04 September 2013

Details

I've long held that spaceships in games like Traveller have more in common with submarines than aircraft or anything NASA has flown.

The environment outside is very inhospitable.

Long periods of time without contact with the outside world in hyperspace.

Long response times in normal space should there be an emergency, basically if you can't fix it on your own, you're probably going to die.

This leads to thinking about other little details.

Submarines have a "christmas tree" showing the status of every single break in the hull.

A Traveller ship should have the same system.

Then there's the perennial favorite hatch of the Traveller universe; the iris valve.

It looks like a camera shutter.  A shutter that's 1.5m in diameter.  I just don't see something like that being something that works well.  With pressure on one side an vacuum on the other there's a lot of force on those plates sliding against each other.  Lots of surface area for leaking too.

A powered swinging hatch might be a better idea.  Even a single panel sliding door is well, a lot less complicated.

Simple is good when you've got hot vacuum on the other side of the door and Spaceman 3rd Class Somedood in charge of maintaining and closing it.

Of course, an iris valve could be five or six individual hatches that are pivoting open and the iris effect is from them having the pivot points arranged in radial symmetry.  That means the complicated hatch is the way it is for redundancy.  Any single panel will close the entire opening and only one needs to close to seal.  That also means that only one needs to fail to open to trap you.  This one also takes up the most space in the coaming to allow the panels to retract.  A normal shutter's door just has a bit of overlap at the center and no door covers the whole opening.

It's very telling that iris type closures aren't used in piping.  Butterfly and gate valves are about it.

Addendum:  From my LiveJournal April 5, 2009.

Sliding doors and iris-valves are neat, but would be complicated. Think about the materials you need to use to prevent things like vacuum welding. 
I have described sliding hatches that had double doors. Each face moves towards the center, away from the jamb so that in case there's pressure on one side and not the other, the vacuum side will be pressed more firmly in its coaming and cannot be slid into its pocket until both sides are centered. 
Swinging hatches are likely to be more common. If you put a geared mechanism on the door, the pressure will not prevent it from opening or closing (nor will high g-loads). But what keeps a bone head from opening it at the wrong time? 
I propose a simple diaphragm bolt. Springs hold it centered if there's pressure on both sides. If there's a pressure drop, the air pushes the diaphragm against the springs and the bolt slides into the opening mechanism and prevents it from opening. This same mechanism can also be used to trip the closing mechanism. I envision the slider looking like an emergency stop button. Slap it, the spring loaded door closes FAST. Vacuum pulls it, door closes. What if you need to open it? You pull it out, and hold it while the door opens. You could override the closure mechanism by wedging something under the button, there might even be something built in for that. No lights, you can feel for the button. If it's down you know the other side is in vacuum.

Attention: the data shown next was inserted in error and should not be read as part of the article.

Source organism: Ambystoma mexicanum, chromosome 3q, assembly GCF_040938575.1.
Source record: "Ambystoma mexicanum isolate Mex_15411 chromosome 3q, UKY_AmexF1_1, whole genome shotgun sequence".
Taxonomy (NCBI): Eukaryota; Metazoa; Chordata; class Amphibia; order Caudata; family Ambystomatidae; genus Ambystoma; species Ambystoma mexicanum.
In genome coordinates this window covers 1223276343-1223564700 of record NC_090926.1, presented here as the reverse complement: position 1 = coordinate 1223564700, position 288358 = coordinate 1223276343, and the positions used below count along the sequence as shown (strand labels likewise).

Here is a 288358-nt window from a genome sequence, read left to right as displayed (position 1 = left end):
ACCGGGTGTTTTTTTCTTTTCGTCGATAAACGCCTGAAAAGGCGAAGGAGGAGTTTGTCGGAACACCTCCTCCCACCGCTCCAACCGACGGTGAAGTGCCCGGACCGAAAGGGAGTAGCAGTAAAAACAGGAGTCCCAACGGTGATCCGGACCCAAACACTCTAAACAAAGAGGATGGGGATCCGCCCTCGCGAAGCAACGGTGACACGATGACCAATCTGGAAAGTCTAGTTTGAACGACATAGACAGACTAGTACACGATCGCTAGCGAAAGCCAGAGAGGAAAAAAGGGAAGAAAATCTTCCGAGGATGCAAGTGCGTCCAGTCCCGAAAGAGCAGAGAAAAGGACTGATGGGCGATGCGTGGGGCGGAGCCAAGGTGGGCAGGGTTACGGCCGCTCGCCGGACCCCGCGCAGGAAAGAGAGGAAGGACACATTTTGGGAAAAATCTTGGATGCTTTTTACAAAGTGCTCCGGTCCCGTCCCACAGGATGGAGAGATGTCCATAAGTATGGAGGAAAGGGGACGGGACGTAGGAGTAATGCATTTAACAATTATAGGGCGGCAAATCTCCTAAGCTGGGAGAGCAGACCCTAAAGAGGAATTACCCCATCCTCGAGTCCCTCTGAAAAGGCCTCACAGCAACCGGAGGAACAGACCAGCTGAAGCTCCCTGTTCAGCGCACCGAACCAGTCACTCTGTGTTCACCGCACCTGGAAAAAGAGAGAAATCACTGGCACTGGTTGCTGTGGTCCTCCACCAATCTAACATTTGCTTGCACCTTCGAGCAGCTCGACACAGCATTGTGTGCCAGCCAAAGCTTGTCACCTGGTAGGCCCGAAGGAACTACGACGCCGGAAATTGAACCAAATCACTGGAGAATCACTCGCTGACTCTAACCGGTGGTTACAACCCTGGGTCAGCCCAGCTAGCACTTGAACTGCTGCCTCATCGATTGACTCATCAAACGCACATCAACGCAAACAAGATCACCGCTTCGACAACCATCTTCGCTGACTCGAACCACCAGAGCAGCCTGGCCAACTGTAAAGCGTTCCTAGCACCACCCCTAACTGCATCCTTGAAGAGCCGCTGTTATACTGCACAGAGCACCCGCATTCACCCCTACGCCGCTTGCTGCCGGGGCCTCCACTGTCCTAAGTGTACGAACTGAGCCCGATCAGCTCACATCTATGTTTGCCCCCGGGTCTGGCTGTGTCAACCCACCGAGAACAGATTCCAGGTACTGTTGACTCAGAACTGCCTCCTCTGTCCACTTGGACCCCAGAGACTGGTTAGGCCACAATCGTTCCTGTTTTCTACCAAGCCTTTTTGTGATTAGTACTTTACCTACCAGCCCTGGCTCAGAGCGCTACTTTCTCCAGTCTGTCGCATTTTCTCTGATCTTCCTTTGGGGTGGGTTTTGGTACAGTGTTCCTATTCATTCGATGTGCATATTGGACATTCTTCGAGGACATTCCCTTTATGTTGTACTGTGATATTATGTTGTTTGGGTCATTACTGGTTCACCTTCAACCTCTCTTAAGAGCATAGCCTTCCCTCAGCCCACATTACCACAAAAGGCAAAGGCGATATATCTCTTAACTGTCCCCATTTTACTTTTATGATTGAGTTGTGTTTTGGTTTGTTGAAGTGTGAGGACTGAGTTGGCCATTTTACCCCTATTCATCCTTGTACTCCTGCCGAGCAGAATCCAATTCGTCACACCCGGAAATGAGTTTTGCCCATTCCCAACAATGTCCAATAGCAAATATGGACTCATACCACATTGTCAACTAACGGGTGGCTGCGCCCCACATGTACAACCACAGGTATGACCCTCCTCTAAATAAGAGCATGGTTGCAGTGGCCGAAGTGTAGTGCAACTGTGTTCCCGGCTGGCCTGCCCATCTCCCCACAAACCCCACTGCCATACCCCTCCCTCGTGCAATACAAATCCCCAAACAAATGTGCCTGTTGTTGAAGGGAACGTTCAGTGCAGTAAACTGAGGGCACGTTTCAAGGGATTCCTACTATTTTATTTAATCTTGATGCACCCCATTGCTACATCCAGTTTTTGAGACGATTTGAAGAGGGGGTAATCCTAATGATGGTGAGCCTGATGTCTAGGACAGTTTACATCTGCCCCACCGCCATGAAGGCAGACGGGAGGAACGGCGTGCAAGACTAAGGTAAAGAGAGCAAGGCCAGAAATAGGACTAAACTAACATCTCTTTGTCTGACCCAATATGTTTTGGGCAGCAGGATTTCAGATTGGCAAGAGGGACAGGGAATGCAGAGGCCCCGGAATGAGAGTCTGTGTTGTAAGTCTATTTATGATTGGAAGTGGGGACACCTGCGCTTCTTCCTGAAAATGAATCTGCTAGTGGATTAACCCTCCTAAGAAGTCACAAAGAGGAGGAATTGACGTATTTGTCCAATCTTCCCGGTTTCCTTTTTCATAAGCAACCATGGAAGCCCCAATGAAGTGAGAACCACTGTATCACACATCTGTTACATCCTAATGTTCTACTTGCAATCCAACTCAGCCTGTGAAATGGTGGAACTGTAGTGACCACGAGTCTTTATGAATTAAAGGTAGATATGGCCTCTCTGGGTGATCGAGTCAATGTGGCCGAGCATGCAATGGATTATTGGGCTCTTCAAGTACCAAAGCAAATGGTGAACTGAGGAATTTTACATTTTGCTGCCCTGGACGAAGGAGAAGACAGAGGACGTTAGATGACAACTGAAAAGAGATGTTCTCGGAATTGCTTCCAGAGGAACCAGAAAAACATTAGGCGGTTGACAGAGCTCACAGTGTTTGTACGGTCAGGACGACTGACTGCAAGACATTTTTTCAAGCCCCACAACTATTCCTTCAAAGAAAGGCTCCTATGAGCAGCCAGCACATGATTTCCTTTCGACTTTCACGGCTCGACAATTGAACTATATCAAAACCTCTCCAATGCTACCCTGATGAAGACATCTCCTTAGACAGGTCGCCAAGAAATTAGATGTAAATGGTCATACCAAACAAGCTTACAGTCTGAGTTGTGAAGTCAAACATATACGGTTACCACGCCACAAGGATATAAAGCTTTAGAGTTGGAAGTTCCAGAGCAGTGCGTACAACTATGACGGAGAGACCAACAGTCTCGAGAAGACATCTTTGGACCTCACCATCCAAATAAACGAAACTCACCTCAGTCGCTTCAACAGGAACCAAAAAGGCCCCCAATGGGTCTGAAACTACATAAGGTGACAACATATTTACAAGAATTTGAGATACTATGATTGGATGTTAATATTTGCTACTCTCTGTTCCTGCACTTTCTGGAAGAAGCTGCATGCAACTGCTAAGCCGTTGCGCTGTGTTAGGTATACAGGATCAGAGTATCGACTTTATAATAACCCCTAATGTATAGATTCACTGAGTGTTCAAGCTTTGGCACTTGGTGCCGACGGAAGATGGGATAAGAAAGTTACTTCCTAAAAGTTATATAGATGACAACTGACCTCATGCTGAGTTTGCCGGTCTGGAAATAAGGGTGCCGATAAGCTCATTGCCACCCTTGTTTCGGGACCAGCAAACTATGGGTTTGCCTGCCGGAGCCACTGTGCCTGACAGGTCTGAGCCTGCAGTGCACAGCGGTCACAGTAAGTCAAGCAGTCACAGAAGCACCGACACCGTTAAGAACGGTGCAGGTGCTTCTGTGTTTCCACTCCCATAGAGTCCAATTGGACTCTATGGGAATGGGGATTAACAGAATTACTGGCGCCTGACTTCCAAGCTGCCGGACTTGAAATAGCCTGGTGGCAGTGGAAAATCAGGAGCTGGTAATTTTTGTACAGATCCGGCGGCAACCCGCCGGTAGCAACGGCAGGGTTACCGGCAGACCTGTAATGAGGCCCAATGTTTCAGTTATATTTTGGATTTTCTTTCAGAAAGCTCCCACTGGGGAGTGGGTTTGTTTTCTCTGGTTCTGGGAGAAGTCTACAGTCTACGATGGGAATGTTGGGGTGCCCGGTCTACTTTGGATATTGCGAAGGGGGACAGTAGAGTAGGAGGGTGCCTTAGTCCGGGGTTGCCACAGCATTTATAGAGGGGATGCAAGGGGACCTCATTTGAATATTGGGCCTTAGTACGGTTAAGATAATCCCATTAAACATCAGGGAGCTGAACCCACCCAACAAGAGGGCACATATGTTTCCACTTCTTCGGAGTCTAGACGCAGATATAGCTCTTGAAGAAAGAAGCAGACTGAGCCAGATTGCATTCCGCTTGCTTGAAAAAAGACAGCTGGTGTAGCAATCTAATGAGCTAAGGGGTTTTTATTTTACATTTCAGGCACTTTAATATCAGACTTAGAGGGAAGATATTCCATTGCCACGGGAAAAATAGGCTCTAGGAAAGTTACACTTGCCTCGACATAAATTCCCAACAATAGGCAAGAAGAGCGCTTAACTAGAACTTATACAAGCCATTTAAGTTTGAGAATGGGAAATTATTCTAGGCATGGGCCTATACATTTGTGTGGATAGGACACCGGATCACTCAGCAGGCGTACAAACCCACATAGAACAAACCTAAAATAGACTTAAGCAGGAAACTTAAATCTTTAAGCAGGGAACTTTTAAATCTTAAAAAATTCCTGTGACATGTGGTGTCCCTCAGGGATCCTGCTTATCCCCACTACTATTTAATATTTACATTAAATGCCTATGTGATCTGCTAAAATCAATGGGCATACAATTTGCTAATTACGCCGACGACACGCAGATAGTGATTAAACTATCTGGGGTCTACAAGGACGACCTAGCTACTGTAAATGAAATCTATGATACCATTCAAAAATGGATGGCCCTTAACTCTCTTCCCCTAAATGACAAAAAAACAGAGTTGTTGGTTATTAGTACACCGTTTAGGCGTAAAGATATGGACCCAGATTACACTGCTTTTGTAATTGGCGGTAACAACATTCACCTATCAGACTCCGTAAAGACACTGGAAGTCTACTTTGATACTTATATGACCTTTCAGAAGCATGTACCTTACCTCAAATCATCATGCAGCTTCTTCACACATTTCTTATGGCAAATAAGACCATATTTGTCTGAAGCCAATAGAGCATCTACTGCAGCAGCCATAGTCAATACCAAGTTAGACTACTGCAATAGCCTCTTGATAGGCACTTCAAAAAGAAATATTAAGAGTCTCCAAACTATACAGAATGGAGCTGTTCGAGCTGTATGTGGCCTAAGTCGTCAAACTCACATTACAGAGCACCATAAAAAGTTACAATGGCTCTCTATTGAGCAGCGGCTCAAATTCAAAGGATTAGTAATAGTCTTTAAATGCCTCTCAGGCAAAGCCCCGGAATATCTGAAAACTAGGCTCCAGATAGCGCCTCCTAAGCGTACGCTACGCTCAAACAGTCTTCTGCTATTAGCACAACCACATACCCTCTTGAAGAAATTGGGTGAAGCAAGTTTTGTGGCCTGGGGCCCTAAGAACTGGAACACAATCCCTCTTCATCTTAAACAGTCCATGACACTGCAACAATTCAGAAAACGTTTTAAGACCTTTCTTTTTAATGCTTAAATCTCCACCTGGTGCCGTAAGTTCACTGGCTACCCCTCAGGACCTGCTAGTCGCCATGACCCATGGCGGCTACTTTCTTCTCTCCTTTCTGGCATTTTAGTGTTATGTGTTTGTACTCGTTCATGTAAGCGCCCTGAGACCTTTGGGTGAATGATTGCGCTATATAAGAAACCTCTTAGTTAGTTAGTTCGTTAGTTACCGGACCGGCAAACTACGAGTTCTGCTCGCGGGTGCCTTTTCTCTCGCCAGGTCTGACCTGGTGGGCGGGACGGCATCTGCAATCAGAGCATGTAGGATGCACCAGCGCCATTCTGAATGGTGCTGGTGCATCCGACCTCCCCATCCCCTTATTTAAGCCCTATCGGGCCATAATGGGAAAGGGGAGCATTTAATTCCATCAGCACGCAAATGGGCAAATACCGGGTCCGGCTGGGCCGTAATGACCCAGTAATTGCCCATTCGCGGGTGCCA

6 comments:

  1. I think the big draw with iris valves is that they automatically close in case of pressure breach, can be controlled from the bridge (of course this also means they can be hacked to open at the wrong time...), and do that cool Star Trek open/close.

    I rather like the idea of a solid hatch that is on tracks/runners opposite the direction of suspected pressure loss and settles into a "detent" when sealed. To unseal, just undog the hatch, push/pull out of detent, and slide to the side.

    This way the hatch still automatically close in case of vacuum, takes no interior wall space like an iris valve would, and effectively is only as large as a double door.

    ReplyDelete
    Replies
    1. Any powered hatch can close automatically.

      Delete
    2. GURPS at TL13 (3e) likes membrane airlocks. Those are "cell-like curtain membranes made of a bioplastic that are selectively permeable to atmosphere."

      There's even a real patent for such a curtain, but the materials aren't ready for it yet.

      Even with such I'd want a nice solid hatch to cover it on the outside at the very least.

      Delete
    3. Any powered hatch can close automatically, but in my mind (and I am not an engineer, obvs) a swinging door would have more potential failure points and more chances to get caught on something than would a sliding door.

      Delete
  2. I've thought that if I were able to build Traveller type starships, or even just spaceships with artificial gravity, I'd start looking at ex-submariners to retrain as crew. I've thought that starships would have a lot in common with submarines myself. We're thinking alike---is that a good or a bad thing?

    ReplyDelete
    Replies
    1. I prescribe a fifth of top shelf Scotch and see if the pattern persists. If so, it was good. If not, then the Holy Wiskey has purged the wrongness from our thoughts.

      Delete

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